And I do think with PCOS, it’s so true and it’s such a real phenomenon because not only are people… they’re trying to make sense of the fact that if you just Google “PCOS,” you may not look like whatever the first Google result you get is, whether your symptoms are different or how you experience it or the impacts of it on you can be so variable. And so, I think it’s particularly a condition where there’s just this drive to want to categorize people within it because there’s so many ways it can show up. And so, for sure, people are coming in all the time, trying to figure out how they fit within the larger rubric of having a PCOS diagnosis.

Amy Medling:

So, let me ask you Dr. Kudesia, do you find that this idea of types, since we know that there isn’t a one-size-fits-all approach, is that helpful for you in working with patients? So, for example, if a patient presents as really having normal androgen levels, but she might have irregular cycles and metabolic issues, she might have polycystic ovaries. Do you sort of, in your mind, categorize her in a certain type? Is that helpful for you?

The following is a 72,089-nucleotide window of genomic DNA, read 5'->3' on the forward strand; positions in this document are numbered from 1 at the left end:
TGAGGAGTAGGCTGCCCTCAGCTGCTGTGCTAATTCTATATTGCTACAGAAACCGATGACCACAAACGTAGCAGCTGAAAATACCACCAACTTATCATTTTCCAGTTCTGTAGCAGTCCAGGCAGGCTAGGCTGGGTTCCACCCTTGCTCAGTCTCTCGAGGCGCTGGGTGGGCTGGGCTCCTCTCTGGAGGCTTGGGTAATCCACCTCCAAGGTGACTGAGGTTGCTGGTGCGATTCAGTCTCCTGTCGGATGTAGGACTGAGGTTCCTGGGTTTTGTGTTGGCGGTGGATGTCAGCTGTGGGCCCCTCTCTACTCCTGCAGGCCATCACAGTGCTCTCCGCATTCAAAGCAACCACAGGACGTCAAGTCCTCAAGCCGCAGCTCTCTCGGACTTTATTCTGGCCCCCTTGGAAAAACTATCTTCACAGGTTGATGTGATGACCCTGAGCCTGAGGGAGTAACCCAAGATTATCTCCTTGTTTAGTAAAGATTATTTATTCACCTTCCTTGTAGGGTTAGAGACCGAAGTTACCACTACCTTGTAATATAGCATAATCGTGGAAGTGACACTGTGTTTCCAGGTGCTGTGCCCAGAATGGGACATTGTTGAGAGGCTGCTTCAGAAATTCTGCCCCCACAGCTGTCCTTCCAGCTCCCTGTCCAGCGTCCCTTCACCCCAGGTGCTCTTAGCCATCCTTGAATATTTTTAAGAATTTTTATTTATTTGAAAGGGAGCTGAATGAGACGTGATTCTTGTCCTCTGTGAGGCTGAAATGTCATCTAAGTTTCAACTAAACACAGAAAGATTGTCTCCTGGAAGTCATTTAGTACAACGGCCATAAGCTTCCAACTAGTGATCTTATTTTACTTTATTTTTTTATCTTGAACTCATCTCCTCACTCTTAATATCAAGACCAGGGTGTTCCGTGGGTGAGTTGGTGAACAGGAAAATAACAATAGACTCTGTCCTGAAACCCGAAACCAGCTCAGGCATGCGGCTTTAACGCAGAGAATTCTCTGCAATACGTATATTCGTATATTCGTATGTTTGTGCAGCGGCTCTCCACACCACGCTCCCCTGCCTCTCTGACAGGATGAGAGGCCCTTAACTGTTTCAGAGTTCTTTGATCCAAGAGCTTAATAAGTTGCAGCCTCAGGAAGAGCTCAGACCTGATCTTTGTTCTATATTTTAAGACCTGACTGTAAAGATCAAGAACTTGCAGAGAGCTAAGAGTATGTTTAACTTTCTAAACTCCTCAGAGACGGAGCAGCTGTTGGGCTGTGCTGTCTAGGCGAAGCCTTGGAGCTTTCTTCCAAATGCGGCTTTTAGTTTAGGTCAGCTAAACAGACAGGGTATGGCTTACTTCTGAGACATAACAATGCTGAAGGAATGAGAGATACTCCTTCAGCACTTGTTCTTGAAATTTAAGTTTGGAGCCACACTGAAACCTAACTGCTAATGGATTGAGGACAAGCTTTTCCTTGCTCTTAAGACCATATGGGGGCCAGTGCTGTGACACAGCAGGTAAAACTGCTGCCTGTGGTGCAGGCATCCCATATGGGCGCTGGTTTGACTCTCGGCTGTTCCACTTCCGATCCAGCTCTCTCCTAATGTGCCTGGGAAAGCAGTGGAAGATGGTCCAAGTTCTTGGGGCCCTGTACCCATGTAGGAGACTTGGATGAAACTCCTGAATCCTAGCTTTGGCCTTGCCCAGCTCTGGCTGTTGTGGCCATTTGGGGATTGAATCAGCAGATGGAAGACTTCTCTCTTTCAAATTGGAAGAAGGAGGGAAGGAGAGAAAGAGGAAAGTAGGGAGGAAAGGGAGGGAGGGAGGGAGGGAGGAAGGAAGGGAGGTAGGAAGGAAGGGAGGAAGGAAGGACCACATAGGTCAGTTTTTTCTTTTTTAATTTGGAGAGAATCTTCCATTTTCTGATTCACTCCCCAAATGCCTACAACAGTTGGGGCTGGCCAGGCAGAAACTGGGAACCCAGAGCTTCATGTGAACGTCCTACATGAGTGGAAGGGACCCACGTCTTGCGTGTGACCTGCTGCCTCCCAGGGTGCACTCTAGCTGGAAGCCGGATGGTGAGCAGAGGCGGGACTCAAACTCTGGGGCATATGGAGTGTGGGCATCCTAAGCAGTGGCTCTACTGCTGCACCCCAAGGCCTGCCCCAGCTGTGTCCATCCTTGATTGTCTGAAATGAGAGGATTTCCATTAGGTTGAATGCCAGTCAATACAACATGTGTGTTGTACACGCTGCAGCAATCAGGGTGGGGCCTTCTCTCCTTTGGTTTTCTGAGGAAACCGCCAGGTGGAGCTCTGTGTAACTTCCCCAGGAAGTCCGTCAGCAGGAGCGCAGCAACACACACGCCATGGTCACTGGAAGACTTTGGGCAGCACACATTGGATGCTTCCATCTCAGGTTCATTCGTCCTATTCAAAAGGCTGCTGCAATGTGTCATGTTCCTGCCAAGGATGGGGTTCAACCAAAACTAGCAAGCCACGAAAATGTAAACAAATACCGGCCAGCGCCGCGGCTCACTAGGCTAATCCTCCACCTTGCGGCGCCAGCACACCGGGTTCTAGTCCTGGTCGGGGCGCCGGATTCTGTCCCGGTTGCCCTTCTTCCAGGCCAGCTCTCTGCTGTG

Dr. Rashmi Kudesia:

It’s definitely helpful. And it’s kind of how I’ve always thought of PCOS to begin with. And I know we’ve talked about this before, I think in our “Quality of Life and PCOS” podcast, but the way that I always think about it is kind of looking at all the different manifestations that PCOS can come with. So, what are the main issues that are coming up at any given time? Is it weight? Is it irregular cycles? Is it infertility? Is it excess androgens showing up as facial or body hair or whatever else? Is it mental health? And then also how are we getting to that diagnosis? Is it a typical case by the oldest set of criteria we have from the National Institutes of Health, where it is somebody that has no ovulation or irregular ovulation and high androgen levels? Or is it somebody that maybe has normal androgen levels, as you said, but has kind of polycystic appearing ovaries on ultrasound and irregular cycles, because these have different kind of consequences, I guess you could say, for how things show up?